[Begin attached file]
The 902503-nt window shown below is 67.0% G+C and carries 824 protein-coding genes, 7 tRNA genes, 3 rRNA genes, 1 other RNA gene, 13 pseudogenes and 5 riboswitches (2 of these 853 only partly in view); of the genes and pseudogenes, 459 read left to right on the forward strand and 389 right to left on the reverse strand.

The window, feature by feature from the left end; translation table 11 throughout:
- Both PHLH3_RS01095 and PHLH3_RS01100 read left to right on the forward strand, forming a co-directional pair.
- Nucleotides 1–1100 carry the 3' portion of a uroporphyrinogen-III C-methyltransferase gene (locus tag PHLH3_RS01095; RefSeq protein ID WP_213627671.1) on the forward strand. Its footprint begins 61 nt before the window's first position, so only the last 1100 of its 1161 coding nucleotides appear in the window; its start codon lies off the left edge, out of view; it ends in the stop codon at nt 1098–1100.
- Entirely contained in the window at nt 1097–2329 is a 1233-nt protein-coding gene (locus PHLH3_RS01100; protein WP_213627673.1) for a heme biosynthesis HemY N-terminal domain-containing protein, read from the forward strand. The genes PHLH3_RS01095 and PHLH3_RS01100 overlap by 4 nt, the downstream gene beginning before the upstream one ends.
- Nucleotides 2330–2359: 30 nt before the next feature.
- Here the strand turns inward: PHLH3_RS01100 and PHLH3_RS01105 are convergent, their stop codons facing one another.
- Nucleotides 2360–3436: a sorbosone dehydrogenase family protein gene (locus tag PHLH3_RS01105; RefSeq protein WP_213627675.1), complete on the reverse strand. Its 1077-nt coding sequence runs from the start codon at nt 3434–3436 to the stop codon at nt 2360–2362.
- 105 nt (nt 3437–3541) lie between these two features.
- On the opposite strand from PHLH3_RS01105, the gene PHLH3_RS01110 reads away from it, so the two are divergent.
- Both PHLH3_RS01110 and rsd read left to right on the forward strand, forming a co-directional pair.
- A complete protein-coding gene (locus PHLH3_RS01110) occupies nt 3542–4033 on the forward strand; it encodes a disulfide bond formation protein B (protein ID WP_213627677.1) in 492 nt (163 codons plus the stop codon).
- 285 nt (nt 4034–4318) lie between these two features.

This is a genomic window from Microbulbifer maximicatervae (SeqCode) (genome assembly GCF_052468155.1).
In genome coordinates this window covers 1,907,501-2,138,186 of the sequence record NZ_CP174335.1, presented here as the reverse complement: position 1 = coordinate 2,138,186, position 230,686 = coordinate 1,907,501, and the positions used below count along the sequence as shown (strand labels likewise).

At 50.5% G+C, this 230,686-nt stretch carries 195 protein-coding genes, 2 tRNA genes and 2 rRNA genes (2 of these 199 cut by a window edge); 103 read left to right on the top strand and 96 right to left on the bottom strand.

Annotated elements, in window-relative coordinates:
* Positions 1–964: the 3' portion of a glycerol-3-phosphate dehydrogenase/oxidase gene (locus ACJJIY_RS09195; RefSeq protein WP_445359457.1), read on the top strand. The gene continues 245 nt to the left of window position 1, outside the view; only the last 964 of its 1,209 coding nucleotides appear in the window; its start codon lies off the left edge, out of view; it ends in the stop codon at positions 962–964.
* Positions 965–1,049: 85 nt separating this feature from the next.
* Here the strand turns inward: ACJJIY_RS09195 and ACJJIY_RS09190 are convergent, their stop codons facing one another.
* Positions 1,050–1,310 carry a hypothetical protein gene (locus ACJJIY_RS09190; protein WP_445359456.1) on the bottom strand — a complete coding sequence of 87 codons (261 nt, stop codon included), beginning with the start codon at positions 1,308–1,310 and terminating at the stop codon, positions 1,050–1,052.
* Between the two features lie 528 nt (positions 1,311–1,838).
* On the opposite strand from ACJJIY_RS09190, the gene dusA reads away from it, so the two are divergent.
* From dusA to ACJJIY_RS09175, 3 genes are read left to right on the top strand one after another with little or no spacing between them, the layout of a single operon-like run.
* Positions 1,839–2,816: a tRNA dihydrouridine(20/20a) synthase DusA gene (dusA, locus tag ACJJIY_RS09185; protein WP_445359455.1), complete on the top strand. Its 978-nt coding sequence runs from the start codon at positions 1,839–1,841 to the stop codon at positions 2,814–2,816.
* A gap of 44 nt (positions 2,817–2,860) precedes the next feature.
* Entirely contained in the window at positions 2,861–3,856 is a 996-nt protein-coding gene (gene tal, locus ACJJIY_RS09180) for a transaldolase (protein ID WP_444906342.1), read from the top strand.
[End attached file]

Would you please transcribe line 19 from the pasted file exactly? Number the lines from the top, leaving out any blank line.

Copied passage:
* Positions 965–1,049: 85 nt separating this feature from the next.